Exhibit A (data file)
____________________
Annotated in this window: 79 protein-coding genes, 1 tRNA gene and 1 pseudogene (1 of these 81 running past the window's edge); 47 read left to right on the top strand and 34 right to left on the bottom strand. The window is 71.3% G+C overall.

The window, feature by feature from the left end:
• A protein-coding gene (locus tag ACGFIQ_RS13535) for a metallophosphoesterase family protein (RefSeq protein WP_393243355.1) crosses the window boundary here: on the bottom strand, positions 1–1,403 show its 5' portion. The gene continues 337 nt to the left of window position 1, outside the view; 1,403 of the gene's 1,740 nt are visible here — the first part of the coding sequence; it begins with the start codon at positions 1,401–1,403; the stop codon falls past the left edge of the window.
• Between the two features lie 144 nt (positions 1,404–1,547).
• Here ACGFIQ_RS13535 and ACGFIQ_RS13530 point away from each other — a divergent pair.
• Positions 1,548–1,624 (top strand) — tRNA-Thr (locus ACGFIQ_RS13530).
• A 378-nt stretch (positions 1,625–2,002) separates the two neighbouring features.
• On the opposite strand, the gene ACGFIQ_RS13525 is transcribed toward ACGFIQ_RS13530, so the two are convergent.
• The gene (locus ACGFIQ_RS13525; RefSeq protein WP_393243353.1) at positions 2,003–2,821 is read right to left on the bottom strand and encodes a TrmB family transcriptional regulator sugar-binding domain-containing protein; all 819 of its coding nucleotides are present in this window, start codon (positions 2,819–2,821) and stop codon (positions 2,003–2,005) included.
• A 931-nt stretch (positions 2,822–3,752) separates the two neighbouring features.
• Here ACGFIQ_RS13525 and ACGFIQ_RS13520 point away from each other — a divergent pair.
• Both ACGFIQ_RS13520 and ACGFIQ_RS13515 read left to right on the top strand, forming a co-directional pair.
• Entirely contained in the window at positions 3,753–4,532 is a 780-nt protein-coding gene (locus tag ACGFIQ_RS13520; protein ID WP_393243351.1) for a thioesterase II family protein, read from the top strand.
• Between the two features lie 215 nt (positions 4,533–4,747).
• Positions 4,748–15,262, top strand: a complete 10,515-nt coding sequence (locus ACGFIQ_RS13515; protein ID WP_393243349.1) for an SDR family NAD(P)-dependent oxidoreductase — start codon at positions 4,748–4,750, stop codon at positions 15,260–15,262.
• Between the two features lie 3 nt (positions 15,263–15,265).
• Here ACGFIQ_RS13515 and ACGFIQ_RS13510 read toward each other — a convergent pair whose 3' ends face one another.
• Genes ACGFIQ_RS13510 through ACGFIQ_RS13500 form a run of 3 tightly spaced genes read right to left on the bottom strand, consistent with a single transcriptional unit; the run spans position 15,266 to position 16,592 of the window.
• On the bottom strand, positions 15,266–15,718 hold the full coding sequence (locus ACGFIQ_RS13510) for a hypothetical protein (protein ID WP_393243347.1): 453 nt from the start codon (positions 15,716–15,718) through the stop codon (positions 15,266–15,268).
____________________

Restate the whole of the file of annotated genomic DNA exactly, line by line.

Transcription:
Annotated in this window: 79 protein-coding genes, 1 tRNA gene and 1 pseudogene (1 of these 81 running past the window's edge); 47 read left to right on the top strand and 34 right to left on the bottom strand. The window is 71.3% G+C overall.

The window, feature by feature from the left end:
• A protein-coding gene (locus tag ACGFIQ_RS13535) for a metallophosphoesterase family protein (RefSeq protein WP_393243355.1) crosses the window boundary here: on the bottom strand, positions 1–1,403 show its 5' portion. The gene continues 337 nt to the left of window position 1, outside the view; 1,403 of the gene's 1,740 nt are visible here — the first part of the coding sequence; it begins with the start codon at positions 1,401–1,403; the stop codon falls past the left edge of the window.
• Between the two features lie 144 nt (positions 1,404–1,547).
• Here ACGFIQ_RS13535 and ACGFIQ_RS13530 point away from each other — a divergent pair.
• Positions 1,548–1,624 (top strand) — tRNA-Thr (locus ACGFIQ_RS13530).
• A 378-nt stretch (positions 1,625–2,002) separates the two neighbouring features.
• On the opposite strand, the gene ACGFIQ_RS13525 is transcribed toward ACGFIQ_RS13530, so the two are convergent.
• The gene (locus ACGFIQ_RS13525; RefSeq protein WP_393243353.1) at positions 2,003–2,821 is read right to left on the bottom strand and encodes a TrmB family transcriptional regulator sugar-binding domain-containing protein; all 819 of its coding nucleotides are present in this window, start codon (positions 2,819–2,821) and stop codon (positions 2,003–2,005) included.
• A 931-nt stretch (positions 2,822–3,752) separates the two neighbouring features.
• Here ACGFIQ_RS13525 and ACGFIQ_RS13520 point away from each other — a divergent pair.
• Both ACGFIQ_RS13520 and ACGFIQ_RS13515 read left to right on the top strand, forming a co-directional pair.
• Entirely contained in the window at positions 3,753–4,532 is a 780-nt protein-coding gene (locus tag ACGFIQ_RS13520; protein ID WP_393243351.1) for a thioesterase II family protein, read from the top strand.
• Between the two features lie 215 nt (positions 4,533–4,747).
• Positions 4,748–15,262, top strand: a complete 10,515-nt coding sequence (locus ACGFIQ_RS13515; protein ID WP_393243349.1) for an SDR family NAD(P)-dependent oxidoreductase — start codon at positions 4,748–4,750, stop codon at positions 15,260–15,262.
• Between the two features lie 3 nt (positions 15,263–15,265).
• Here ACGFIQ_RS13515 and ACGFIQ_RS13510 read toward each other — a convergent pair whose 3' ends face one another.
• Genes ACGFIQ_RS13510 through ACGFIQ_RS13500 form a run of 3 tightly spaced genes read right to left on the bottom strand, consistent with a single transcriptional unit; the run spans position 15,266 to position 16,592 of the window.
• On the bottom strand, positions 15,266–15,718 hold the full coding sequence (locus ACGFIQ_RS13510) for a hypothetical protein (protein ID WP_393243347.1): 453 nt from the start codon (positions 15,716–15,718) through the stop codon (positions 15,266–15,268).